In Another’s Shoes: Lay Leader Explores Black Lives Matter and the Church

 In All Church of God, CHOG, Great Lakes

By Carl Stagner

Good and bad, right and wrong. Sometimes answers are clear: Jesus is Lord. The Bible is our rule of faith. God calls us to holiness and unity. But sometimes the application of foundational truths is a bit muddy. When disagreement arises within the body of Christ, we’re suddenly faced with the challenge of maintaining our unity—and our witness—while seeking to understand how another believer could possibly think or do that (whatever that may be). Every day, but especially in the midst of such a politically charged year, it is vital that brothers and sisters in Christ adopt the discipline of listening. Eric Marquardt, longtime Church of God lay leader on many fronts, recently explored the division in God’s church over the phrase, “Black lives matter.” In so doing, he’s rediscovered through the rough edges and twisty turns that considering another’s perspective, especially in light of disagreement, goes along way toward real reconciliation.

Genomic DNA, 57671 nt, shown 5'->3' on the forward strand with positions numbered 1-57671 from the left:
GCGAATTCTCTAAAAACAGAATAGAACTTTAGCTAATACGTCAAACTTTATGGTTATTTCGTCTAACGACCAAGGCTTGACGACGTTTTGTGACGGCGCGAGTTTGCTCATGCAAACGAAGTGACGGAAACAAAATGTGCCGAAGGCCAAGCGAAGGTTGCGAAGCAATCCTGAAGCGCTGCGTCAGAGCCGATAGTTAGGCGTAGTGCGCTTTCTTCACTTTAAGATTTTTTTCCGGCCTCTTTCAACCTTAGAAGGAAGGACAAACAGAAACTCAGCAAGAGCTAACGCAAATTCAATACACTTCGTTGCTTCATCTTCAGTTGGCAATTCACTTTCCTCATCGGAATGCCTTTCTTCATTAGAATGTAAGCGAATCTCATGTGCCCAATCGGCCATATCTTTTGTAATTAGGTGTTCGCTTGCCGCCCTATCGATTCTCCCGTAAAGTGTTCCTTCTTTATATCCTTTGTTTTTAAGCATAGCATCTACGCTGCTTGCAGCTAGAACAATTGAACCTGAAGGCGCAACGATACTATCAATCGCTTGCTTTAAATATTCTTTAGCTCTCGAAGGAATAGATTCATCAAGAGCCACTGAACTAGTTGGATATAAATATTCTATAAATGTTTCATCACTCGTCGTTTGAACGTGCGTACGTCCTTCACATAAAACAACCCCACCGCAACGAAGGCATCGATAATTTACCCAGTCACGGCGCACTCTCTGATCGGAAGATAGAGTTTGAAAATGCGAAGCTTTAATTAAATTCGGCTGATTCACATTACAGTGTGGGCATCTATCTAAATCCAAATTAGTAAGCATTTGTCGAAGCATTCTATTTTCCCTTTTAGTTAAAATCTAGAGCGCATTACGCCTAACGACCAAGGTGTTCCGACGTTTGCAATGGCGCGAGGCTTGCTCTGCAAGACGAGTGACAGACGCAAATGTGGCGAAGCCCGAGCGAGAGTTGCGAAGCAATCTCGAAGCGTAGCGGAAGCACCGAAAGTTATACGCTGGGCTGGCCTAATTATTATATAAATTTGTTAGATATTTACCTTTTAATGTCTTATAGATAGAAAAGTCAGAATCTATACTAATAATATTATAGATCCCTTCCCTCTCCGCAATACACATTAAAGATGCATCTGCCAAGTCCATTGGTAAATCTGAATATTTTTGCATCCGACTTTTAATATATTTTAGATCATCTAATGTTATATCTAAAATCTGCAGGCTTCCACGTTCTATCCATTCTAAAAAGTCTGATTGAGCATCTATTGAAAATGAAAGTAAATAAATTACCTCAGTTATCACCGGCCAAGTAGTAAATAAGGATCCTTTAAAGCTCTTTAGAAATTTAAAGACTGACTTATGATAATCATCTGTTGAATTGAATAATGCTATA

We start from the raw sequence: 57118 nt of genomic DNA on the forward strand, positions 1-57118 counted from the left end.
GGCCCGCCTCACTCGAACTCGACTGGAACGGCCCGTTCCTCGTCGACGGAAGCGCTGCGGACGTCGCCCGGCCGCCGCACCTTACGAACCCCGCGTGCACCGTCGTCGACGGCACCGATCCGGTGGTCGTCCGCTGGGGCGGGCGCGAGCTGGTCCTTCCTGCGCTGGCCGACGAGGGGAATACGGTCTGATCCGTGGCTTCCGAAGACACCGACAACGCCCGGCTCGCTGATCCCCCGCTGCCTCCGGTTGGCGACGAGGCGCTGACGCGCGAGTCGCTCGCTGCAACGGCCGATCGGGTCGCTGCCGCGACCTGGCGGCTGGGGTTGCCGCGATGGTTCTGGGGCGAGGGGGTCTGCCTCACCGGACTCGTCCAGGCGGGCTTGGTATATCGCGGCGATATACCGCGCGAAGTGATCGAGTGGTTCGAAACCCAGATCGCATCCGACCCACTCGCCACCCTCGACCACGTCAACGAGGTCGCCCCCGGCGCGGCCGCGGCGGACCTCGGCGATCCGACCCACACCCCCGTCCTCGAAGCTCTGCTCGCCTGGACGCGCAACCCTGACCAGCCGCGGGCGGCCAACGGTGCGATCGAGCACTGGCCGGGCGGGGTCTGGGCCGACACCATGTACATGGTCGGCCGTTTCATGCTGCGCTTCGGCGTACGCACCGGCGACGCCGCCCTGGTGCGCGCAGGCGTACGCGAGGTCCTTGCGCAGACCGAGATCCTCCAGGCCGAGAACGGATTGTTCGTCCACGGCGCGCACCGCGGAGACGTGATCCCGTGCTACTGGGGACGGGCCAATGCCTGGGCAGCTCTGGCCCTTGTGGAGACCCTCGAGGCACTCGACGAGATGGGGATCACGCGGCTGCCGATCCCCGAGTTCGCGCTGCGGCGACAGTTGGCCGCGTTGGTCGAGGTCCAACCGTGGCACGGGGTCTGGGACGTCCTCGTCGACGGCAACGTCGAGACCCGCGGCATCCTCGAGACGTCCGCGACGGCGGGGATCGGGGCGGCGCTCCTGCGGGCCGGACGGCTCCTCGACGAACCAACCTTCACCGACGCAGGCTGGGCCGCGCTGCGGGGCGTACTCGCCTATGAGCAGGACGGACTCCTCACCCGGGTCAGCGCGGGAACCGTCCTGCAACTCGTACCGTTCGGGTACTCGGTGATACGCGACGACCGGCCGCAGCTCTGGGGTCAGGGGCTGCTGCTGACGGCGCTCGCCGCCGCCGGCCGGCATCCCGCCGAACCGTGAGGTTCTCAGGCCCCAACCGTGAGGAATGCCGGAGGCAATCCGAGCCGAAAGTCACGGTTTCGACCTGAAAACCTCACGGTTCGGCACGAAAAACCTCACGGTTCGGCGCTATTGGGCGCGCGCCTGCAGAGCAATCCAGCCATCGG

Eric has been a part of the Metropolitan Church of God family in Detroit, Michigan, for thirteen years. Since 1988, he’s attended predominantly Black congregations and has served in many leadership capacities in the local church, at the state level, and at the national level. Even now he’s the vice president of the Empowerment Generation Development Corporation, a 501c3 working alongside the National Association of the Church of God to further develop the campgrounds at West Middlesex, Pennsylvania. As you might imagine, he’s no stranger to issues of racism and justice; certainly, he knew that wading into the murky waters of social media to engage tough topics wasn’t without risk.